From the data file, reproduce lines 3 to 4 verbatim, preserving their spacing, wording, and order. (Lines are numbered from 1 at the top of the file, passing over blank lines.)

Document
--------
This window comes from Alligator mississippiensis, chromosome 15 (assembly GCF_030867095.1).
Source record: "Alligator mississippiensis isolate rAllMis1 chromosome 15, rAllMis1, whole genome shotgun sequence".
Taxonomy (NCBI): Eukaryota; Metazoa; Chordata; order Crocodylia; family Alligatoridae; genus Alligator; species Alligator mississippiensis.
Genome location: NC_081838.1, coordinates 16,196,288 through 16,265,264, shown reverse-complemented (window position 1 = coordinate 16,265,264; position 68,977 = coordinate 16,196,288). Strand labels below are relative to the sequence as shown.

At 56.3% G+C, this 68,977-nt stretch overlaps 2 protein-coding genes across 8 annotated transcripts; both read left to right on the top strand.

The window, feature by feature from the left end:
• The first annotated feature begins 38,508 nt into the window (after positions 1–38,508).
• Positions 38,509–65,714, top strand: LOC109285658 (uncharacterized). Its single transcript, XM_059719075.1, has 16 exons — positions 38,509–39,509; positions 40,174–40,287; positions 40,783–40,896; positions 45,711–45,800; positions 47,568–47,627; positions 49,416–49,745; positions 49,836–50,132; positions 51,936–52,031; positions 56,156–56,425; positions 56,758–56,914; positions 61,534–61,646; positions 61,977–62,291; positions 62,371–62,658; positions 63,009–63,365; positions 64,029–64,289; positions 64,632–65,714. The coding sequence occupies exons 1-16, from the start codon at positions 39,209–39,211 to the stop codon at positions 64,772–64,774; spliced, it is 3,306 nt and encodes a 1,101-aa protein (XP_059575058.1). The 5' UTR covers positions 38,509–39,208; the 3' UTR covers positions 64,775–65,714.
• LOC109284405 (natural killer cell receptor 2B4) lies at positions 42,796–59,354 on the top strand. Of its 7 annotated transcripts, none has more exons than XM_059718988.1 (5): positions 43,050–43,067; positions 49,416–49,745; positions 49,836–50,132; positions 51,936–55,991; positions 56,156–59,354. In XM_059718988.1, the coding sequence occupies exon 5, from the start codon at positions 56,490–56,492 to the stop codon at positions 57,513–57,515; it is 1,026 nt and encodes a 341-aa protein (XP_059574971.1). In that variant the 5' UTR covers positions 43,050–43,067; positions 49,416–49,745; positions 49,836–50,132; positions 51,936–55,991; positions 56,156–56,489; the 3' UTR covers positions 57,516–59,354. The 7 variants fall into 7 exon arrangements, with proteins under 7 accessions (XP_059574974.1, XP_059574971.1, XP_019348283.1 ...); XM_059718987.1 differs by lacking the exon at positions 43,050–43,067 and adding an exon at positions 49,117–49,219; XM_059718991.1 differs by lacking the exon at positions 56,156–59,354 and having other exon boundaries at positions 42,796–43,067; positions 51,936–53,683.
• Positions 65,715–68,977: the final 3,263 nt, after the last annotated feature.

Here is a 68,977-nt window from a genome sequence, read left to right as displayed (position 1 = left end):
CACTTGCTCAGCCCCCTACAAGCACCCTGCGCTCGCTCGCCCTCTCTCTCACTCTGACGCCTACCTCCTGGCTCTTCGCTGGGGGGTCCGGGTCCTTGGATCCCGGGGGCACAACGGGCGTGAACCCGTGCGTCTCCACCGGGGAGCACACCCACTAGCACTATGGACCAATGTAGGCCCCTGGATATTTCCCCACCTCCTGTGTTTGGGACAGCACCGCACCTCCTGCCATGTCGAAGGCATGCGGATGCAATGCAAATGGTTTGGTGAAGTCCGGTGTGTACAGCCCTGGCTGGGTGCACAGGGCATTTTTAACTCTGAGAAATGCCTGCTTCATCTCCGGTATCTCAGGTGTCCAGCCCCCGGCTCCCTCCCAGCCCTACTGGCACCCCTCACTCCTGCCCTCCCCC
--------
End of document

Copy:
Taxonomy (NCBI): Eukaryota; Metazoa; Chordata; order Crocodylia; family Alligatoridae; genus Alligator; species Alligator mississippiensis.
Genome location: NC_081838.1, coordinates 16,196,288 through 16,265,264, shown reverse-complemented (window position 1 = coordinate 16,265,264; position 68,977 = coordinate 16,196,288). Strand labels below are relative to the sequence as shown.